The attorney for Firefighter Steiner, Marvyn Kornberg, asked Fire Commissioner Tom Von Essen on cross-examination whether any firefighters had ever been fired for racial remarks.
"Unfortunately, no," he replied. "I think a lot of people should've been fired for making racial remarks."
In his autobiography, published the year before the trial, Mr. Von Essen wrote that he initially resisted terminating the two Firefighters because he was convinced they were not "evil, just stupid."
He testified that he was convinced the pair had to be fired not based on pressure from his boss, Mr. Giuliani, but by the reactions of some of his key FDNY aides to their behavior, particularly the mocking of Mr. Byrd's death by Firefighter Walters.
Judge Sprizzo was unconvinced. He ruled that the free-speech rights of the two Firefighters and Officer Locurto had been violated by the city, and ordered that they be reinstated and receive $300,000 they were owed in lost wages during the period when they were out of their jobs.
Reversal Set Precedent
But in 2006, the Court of Appeals overturned that ruling, stating, "The First Amendment does not require a government employer to sit idly by while its employees insult those they are hired to serve and protect...one's right to be a police officer or firefighter who publicly ridicules those he is commissioned to protect and serve is far from absolute." It went on to state that the employer's motive for firing the three men "outweighed the plaintiffs' individual First Amendment interests."
While the issue that produced the need for strong disciplinary action—white public employees mocking the murders of black men, in one case by two racist whites and in the other allegedly by a brutal, possibly racist cop—there are some potentially crucial differences that could lead to a different fate for the unidentified firefighter.
One is the issue of whether his conduct occurred within what could be considered a public forum. In contrast, there was no ambiguity—even though they were off duty—about the three fired employees putting their stupidity in the public square for the Broad Channel parade.
The politics of some issues is also different. Mr. Giuliani in the summer of 1997 had tapped a blue-ribbon commission to recommend changes in the Police Department after the brutalization of Abner Louima by a crazed cop less than three months before the mayoral election, but the following April he figuratively drop-kicked its report into a trash can. In the wake of the Million Youth March incident, he couldn't afford to be seen as soft on the Broad Channel miscreants. And he also didn't need extensive publicity about a firefighting force whose minority representation fell so far short of the NYPD's.
Wrong Judge to Anger
Roughly a quarter of the firefighting force today consists of people of color. But the FDNY wouldn't need a wrongful termination lawsuit to be brought to wind up in Federal court. It's already there, courtesy of a lawsuit brought by the Vulcan Society of black firefighters and carried forward by the Justice Department under President George W. Bush more than a decade ago alleging discrimination against black candidates in the hiring process. After a ruling against the city, the case wound up being settled in 2014 by the de Blasio administration for $98 million, and the administration of that settlement is still being overseen by U.S. District Judge Nicholas Garaufis, who once described the FDNY as "a stubborn bastion of white male privilege."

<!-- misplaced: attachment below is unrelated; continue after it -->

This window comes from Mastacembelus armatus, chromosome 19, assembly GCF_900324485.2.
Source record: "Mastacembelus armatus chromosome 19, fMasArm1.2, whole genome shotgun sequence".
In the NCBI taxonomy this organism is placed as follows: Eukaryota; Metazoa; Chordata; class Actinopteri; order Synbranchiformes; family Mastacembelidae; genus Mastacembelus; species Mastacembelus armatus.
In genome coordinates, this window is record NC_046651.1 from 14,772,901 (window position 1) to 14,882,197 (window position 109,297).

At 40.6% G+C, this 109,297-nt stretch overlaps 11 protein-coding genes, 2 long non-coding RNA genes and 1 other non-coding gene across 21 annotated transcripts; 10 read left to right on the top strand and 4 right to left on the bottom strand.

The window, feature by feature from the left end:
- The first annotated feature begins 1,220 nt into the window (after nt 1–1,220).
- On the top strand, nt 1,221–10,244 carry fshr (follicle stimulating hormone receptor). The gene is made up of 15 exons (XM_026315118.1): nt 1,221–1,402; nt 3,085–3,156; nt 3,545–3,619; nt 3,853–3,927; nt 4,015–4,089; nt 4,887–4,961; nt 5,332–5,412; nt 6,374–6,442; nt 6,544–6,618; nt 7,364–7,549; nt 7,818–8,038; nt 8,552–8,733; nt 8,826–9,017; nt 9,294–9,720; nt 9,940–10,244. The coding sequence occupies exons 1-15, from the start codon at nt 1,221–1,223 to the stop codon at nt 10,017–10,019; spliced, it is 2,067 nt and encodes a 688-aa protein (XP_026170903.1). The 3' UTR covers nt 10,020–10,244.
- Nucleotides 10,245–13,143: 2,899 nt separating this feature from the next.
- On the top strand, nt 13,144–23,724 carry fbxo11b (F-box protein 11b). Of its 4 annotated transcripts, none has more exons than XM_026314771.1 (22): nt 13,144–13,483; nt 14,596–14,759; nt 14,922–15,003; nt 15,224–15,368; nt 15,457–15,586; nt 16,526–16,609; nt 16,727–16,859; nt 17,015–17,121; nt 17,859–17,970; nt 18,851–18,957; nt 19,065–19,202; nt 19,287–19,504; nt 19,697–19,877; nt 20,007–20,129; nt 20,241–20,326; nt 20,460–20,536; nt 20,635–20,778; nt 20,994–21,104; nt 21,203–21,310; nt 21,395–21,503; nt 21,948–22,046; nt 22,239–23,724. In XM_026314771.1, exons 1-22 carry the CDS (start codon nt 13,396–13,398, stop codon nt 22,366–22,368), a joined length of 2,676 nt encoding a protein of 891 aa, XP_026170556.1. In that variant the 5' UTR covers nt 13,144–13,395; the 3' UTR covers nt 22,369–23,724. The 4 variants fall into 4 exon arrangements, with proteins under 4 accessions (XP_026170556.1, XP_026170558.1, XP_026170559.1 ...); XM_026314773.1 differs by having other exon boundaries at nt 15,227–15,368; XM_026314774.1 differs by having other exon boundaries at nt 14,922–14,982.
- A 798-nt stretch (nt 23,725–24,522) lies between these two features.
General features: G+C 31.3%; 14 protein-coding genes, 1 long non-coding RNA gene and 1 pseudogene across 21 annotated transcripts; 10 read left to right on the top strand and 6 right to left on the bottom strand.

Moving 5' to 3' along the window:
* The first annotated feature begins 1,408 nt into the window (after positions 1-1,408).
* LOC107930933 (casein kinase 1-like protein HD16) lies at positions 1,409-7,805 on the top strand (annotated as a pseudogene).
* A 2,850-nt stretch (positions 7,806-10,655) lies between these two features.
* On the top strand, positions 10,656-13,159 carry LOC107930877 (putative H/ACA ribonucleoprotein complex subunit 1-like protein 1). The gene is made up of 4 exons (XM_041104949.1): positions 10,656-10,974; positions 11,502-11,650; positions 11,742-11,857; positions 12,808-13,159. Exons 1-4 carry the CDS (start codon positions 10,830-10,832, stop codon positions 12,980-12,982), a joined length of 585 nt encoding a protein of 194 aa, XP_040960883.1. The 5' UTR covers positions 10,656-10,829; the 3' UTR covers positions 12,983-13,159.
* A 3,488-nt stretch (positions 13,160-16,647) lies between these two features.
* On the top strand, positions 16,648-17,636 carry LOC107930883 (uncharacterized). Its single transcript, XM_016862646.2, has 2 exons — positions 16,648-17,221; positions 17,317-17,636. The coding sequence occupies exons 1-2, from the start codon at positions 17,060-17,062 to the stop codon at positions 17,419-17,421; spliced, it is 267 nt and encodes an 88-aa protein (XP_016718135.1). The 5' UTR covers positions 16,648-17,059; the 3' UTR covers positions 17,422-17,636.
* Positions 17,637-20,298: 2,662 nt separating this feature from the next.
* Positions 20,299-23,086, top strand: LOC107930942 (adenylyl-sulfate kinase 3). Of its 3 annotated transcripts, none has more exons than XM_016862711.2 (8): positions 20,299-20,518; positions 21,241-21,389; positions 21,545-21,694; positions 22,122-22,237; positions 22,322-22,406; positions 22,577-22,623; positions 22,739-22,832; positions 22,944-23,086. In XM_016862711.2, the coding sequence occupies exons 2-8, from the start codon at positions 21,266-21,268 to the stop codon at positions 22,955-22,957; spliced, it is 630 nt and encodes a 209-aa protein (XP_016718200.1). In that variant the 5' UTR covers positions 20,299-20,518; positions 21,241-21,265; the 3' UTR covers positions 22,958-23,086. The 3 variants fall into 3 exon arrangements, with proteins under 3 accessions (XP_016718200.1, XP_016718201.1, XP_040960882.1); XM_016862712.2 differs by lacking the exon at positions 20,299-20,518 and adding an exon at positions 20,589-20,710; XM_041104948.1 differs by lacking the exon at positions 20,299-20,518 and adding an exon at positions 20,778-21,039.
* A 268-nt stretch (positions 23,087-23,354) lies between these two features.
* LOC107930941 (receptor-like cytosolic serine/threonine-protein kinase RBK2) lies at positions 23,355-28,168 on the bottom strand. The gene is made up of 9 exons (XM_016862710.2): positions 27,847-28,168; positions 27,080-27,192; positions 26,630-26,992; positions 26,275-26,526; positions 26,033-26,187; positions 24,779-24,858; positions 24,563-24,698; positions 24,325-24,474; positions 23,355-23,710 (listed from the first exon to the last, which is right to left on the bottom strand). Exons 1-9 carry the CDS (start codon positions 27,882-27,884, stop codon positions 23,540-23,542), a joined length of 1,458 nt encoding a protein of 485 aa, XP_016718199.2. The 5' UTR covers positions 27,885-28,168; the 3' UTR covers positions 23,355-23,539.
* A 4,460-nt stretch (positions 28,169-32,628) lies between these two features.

Commissioner Nigro, as well as Mayor de Blasio, will have to be mindful of how Judge Garaufis might react to the FDNY's handling of the case, which so far has received relatively little media coverage since the Daily News broke the story in late June.
There were also the divergent reactions from the two veteran white firefighters on the state of brotherhood in the FDNY. While one of them said, "I think that race relations inside the Fire Department is slowly getting better," the other one said of the naked black man image that caused the furor, "That type of humor has made the rounds thousands of times," although usually in a less-outrageous context
What will matter more is how the department's decision once it's made is received by the Vulcan Society. A former president, Fire Capt. Paul Washington, emphasizing he was speaking only for himself, said, "The only thing appropriate is firing him."
The current Vulcans head, Khalid Baylor, was more measured during a July 8 phone interview. "We are awaiting the results of the investigation the department is having," he said. "Then we're gonna hold a particular conversation about that situation."
'Have to Be Professional'
He continued, "There is a need for change. As city workers, we have to be held to a different accountability...we have to be professional—at the workplace and off."
Mr. Baylor added that it would be essential for the UFA and the Uniformed Fire Officers Association to be extensively involved in implementation of the changes. "We're looking for the two unions to be on board with social messaging in a positive way," he said.
He concluded, "There are always bad apples in a bunch, and if they stay there, they can spoil the barrel."